As a boy in the 1890s he went looking for thrills in a rural Georgia that still burned with humiliation from the Civil War. As an old man in the 1960s he dared death, picked fights, refused to take his medicine, and drove off all his friends and admirers. He went to his deathbed alone, clutching a loaded pistol and a bag containing millions of dollars worth of cash and securities.
During the years in between, he became, according to Al Stump, "the most shrewd, inventive, lurid, detested, mysterious, and superb of all baseball players." He was Ty Cobb.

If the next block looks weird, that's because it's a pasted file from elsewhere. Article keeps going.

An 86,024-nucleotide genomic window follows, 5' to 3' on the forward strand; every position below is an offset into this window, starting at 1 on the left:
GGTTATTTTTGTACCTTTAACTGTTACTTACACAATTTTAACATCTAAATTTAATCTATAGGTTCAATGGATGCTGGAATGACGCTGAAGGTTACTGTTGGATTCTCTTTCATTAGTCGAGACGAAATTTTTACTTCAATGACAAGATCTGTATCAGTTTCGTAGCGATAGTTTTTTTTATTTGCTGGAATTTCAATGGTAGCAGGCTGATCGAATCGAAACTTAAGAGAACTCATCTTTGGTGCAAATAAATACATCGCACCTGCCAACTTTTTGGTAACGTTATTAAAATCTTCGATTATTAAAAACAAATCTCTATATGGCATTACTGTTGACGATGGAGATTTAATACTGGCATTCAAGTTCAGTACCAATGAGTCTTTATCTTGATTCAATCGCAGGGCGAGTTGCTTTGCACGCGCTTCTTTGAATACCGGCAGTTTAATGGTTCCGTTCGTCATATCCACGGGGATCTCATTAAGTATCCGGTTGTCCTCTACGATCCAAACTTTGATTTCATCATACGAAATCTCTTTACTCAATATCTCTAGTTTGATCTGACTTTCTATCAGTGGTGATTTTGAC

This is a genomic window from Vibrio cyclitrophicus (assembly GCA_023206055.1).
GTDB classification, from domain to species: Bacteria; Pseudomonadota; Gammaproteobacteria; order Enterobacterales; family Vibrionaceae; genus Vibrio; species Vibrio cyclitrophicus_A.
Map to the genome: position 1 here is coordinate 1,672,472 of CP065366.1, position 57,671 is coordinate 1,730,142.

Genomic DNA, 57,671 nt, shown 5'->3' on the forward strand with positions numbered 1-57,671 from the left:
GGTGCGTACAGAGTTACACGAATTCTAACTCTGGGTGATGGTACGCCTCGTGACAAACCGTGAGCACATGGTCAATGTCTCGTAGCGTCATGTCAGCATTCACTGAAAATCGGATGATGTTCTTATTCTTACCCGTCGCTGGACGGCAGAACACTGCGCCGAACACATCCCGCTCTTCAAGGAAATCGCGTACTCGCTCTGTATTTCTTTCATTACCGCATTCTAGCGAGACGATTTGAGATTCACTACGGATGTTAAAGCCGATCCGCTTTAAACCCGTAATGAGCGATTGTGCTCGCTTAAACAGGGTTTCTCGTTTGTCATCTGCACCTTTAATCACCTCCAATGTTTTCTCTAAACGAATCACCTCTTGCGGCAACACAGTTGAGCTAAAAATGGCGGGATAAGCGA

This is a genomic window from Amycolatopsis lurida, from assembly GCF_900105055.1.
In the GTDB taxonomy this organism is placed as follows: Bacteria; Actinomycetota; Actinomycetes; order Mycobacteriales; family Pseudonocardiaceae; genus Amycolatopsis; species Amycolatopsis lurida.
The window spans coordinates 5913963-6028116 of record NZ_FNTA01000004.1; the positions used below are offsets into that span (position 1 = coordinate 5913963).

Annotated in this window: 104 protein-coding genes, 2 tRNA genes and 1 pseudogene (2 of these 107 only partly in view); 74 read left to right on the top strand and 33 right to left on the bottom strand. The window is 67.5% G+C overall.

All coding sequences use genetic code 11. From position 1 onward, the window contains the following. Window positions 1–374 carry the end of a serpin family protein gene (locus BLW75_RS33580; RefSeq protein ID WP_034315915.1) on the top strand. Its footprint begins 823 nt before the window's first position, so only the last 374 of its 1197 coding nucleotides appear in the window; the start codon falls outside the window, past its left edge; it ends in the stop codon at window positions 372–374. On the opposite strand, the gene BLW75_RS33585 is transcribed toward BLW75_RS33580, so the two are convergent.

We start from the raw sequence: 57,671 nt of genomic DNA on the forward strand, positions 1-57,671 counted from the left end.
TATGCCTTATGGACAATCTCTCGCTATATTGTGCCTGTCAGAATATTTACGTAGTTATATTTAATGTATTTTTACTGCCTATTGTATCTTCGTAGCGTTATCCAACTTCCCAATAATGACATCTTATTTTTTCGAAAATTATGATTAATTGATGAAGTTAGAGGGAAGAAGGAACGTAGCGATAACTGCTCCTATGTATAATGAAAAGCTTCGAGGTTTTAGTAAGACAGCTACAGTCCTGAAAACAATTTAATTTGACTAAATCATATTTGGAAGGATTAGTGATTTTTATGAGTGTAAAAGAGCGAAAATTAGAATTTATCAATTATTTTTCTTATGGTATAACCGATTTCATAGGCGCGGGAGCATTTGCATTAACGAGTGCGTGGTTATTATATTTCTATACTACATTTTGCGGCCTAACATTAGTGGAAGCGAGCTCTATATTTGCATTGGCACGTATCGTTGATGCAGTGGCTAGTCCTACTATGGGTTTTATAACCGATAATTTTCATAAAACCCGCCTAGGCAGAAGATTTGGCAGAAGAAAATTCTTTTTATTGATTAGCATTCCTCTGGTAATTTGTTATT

In Cobb, Stump tells how he was given a fascinating window into the Georgia Peach's life and times when the dying Cobb hired him in 1960 to ghostwrite his autobiography.
"Stump has resurrected Cobb in all his terrifying malevolence...Spellbinding." (The Washington Post)
"Cobb is a big, raw, rought-cut diamond of a book and the most powerful baseball biography I have read." (Roger Kahn, author of The Summer Boys)
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What a man -- what a book!